Sharpton, Jackson, Christ Defend Imus

Funny story written by KEN RYNNE

Tuesday, 10 April 2007

image for Sharpton, Jackson, Christ Defend Imus
A Contrite Don Imus

(SEACAUCUS, NJ) --Syndicated MSNBC shock jock Dom Imus, recently suspended two weeks for a controversial on-air description of female African American student basketball players at Rutgers University as "nappy headed ho's," today received support from surprising sources. After apologizing to the student athletes and the community in a two-hour interview on Rev. Al Sharpton's radio show, admitting his remarkes were "stupid and insensitive," Imus sought forgiveness and pledged to do better.

In 30 years Imus's show has become a political salon as well as a comedy show poking fun by the powerful at the powerful in media, politics, and business - and everyone else - attracting powerful guests and regular callers alike.

Presidential candidate Al Sharpton urged that Mr Imus's 30-year career not be judged by just three words - "I am grateful that people have not judged my whole life's work by the 15-minutes of Tawana Brawley," referring to the cause celebe of racially motivated sexual assault charges championed by Rev. Sharpton later disclosed as a hoax. Rev. Sharpton later ran for the Democratic nomination for President and emerged as a leading political voice in the African American community.

Similarly, Rev. Jesse Jackson remarked that "This is Imus's Good Friday - but surely there will be an Easter Sunday," as he recalled his own resurrection after offensive remarks calling heavily-Jewish New York City as "Hymietown" during Jackson's bid for the Democratic nomination for President. Jackson's statement did not preclude him from his continued leadership in the civil rights movement.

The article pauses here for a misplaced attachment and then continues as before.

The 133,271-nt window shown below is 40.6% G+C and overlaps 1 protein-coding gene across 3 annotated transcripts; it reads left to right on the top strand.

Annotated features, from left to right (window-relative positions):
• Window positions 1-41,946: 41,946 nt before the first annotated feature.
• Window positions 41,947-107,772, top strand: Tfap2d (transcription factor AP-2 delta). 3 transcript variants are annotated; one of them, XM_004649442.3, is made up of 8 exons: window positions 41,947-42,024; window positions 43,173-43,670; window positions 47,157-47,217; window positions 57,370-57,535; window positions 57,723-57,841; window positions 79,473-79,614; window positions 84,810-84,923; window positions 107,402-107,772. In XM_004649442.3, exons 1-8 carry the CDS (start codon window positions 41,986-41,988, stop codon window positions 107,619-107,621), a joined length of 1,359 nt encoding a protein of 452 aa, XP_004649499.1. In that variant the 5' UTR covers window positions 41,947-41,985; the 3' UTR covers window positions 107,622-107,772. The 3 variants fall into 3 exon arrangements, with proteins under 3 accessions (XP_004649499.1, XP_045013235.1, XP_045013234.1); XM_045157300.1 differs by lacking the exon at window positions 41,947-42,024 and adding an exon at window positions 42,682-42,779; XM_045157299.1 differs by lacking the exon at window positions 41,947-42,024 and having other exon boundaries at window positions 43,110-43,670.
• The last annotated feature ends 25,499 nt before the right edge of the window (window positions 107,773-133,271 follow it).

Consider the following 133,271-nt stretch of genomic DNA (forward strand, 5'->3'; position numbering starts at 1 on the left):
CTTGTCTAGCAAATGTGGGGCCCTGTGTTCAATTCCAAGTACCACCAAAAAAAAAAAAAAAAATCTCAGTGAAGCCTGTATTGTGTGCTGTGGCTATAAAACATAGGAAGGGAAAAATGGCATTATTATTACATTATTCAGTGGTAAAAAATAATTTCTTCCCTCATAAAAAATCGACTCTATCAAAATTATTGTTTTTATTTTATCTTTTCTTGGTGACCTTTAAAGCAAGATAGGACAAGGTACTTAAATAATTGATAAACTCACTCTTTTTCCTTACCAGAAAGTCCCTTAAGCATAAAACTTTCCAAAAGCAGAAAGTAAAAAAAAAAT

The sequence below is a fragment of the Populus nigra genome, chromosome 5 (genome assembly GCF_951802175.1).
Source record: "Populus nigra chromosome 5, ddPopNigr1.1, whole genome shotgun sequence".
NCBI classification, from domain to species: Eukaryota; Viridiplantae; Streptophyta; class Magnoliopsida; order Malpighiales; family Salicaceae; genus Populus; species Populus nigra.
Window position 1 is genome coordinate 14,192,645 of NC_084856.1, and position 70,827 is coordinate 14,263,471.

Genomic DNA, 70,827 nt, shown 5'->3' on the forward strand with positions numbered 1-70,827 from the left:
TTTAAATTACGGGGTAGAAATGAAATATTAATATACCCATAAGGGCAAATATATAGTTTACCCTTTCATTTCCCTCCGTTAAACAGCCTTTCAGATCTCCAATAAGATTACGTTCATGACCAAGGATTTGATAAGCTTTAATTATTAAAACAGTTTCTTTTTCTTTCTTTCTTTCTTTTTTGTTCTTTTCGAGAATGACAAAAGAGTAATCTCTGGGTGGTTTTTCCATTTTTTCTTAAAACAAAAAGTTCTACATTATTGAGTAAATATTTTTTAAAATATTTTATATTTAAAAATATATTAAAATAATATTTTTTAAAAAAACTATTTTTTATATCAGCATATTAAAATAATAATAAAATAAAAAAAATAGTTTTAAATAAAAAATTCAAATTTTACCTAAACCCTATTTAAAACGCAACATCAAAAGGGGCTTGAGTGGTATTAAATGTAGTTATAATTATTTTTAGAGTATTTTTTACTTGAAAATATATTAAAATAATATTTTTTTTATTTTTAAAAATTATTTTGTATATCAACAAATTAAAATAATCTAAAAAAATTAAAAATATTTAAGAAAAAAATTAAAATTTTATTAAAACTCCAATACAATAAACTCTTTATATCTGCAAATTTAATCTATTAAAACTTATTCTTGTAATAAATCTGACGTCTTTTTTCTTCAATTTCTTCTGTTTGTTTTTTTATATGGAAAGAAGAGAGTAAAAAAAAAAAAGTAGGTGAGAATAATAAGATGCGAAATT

Also, Jesus of Nazareth whose infamously violent outburst in the temple and upending the "money changers" led several to call for his dismissal. In an exclusive interview with, the Galilean stated humbly: "Judge not, lest you be judged," and cited a man he identified only as "Francis" from Assisi, Italy, as teaching: "It is better to forgive, than to be forgiven." Although he did not go on to run for the Democratic nomination for President, Jesus the Christ did go on to initiate a worldwide spiritual movement (that spawned several religious sects) that today bears his name (and sometimes follows his teachings).

Mr. Imus's two-week suspension from his comedy show begins April 17. Race in America has been a sensitive or insensitive issue more often ignored than discussed since 1619. Christianity has taught forgiveness and redemption since 30 A.D. "But Don, I mean really. You're forgiven but your 15 minutes is officially over. Someone else's turn now." God said.

The funny story above is a satire or parody. It is entirely fictitious.

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